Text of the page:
Friends recalled Childress as kind-hearted, intelligent and fun to be around.
"He would help anyone and was always great for our Air Force unit," Tech Sgt. Alejandro Sanchez, who was on a bowling team with Childress, said.
"[Childress] was a great person, fun to be with, always positive and laughing. Really just an amazing person...I am so lucky to have been his friend," co-worker Ashley Wassinger said.
A second sailor and airman both survived the shooting.
Both men were stationed out of Buckley Air Force.
A former sailor, Jonathan Blunk, who served three tours in the Persian Gulf and North Arabian Sea, died saving his girlfriend Jansen Young's life, Young told the "Today Show."
"That's something he would do," friend James Gill said. "If he was going to choose a way to die, that's how he wanted to go--defending someone from a [person] like that."
Blunk, 26, was a father of two and hoped to re-enlist in the Navy, eventually working his way to becoming a Navy SEAL.
Alexander Jonathan Boik (A.J.), 18, had just graduated from high school and was bound for the Rocky Mountain College of Art and Design in the fall. In a statement, his family said:
"[AJ was] A wonderful, handsome, and loving 18-year-old young man, with a warm and loving heart. He enjoyed his friends and family, and always brought a smile and quick wit to every occasion. A.J. was loved by all that knew him. We want to try and focus on the beautiful lives that were ended and not the evil that is responsible. This is a time for us to remember our loved ones and cherish the memories we have of them."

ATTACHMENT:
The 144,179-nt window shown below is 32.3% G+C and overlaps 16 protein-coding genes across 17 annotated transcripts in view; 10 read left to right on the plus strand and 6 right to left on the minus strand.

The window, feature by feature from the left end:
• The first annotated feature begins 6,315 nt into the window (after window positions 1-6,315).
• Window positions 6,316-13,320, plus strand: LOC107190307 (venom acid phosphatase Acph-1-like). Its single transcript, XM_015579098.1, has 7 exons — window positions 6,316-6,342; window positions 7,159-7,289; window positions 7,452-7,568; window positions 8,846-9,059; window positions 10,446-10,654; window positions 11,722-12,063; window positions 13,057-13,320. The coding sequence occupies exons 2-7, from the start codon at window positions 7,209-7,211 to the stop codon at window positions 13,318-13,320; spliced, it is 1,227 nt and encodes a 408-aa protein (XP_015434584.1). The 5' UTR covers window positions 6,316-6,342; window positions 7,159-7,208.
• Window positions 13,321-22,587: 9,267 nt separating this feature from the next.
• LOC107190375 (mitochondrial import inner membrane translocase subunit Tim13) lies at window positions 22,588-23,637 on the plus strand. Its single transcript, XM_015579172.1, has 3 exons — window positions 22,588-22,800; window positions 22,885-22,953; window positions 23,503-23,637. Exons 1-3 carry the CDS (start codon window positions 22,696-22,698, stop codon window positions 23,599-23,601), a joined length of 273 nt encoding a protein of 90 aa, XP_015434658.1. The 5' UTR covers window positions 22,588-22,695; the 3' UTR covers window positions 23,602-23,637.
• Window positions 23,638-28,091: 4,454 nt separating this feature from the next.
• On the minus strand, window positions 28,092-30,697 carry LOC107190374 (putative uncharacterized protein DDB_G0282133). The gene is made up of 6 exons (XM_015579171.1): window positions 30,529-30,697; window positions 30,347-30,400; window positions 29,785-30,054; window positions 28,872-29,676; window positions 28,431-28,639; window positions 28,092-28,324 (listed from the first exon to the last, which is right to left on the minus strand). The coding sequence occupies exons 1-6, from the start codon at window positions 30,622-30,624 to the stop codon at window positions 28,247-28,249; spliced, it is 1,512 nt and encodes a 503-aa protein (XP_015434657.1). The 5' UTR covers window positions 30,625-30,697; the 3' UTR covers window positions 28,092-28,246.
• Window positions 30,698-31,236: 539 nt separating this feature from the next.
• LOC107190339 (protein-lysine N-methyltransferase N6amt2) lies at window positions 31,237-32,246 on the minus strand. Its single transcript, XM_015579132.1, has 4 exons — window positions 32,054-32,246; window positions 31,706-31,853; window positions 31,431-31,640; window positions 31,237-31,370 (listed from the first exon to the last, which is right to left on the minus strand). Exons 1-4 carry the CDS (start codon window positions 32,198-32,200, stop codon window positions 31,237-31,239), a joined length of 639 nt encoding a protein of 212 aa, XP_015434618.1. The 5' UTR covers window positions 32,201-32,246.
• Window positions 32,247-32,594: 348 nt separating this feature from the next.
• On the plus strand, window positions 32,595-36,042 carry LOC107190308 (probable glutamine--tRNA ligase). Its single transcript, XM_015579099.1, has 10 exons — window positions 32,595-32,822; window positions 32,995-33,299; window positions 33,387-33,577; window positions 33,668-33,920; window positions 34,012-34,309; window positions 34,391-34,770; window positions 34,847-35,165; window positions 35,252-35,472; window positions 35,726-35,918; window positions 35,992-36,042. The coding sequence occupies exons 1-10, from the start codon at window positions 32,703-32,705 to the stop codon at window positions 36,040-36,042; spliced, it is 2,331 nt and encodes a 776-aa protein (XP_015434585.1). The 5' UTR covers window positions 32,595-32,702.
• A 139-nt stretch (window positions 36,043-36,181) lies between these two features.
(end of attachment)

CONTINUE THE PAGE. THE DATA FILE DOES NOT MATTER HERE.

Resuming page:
Boik was attending "The Dark Knight Rises" with his girlfriend, who survived.
Matt McQuinn, 27, was also killed after sustaining gunshot wounds to the chest, shoulder and leg. His brother said in a Facebook post that McQuinn "died a hero" protecting his girlfriend Samantha Yowler from the gunshots. Yowler is reportedly in stable condition after being hit in the leg.
Rebecca Wingo, 32, is remembered as a bubbly, sweet person who loved life.
"Everyone is hurting right now," friend Gail Riffle said. "She was a gentle, sweet, beautiful soul."
Father Steve Hernandez took to Facebook to express the deep pain he felt over losing his daughter.
"I lost my daughter yesterday to a mad man. My grief right now is inconsolable. I hear she died instantly, without pain...however, the pain is unbearable...I sit her and resist this entry, however I feel I must, in disgust, in dismay, in prayer. I love you my daughter Rebecca, we all will miss you."
Cowden, the only victim older than 35, was at the movies with his two teenaged children, who both survived. His grieving family issued a statement:
"Loving father, outdoorsman and small business owner, Cowden was a true Texas gentleman that loved life and his family. A quick witted world traveler with a keen sense of humor, he will be remembered for his devotion to his children and for always trying his best to do the right thing, no matter the obstacle."
Cowden was 51.
The littlest victim had barely begun her life when the gunman cut it short. Six-year-old Veronica Moser's great-aunt confirmed to the Associated Press that the child was among those killed. Veronica's mother, 25-year-old Ashley Moser, remains in critical condition after being shot in the throat and abdomen.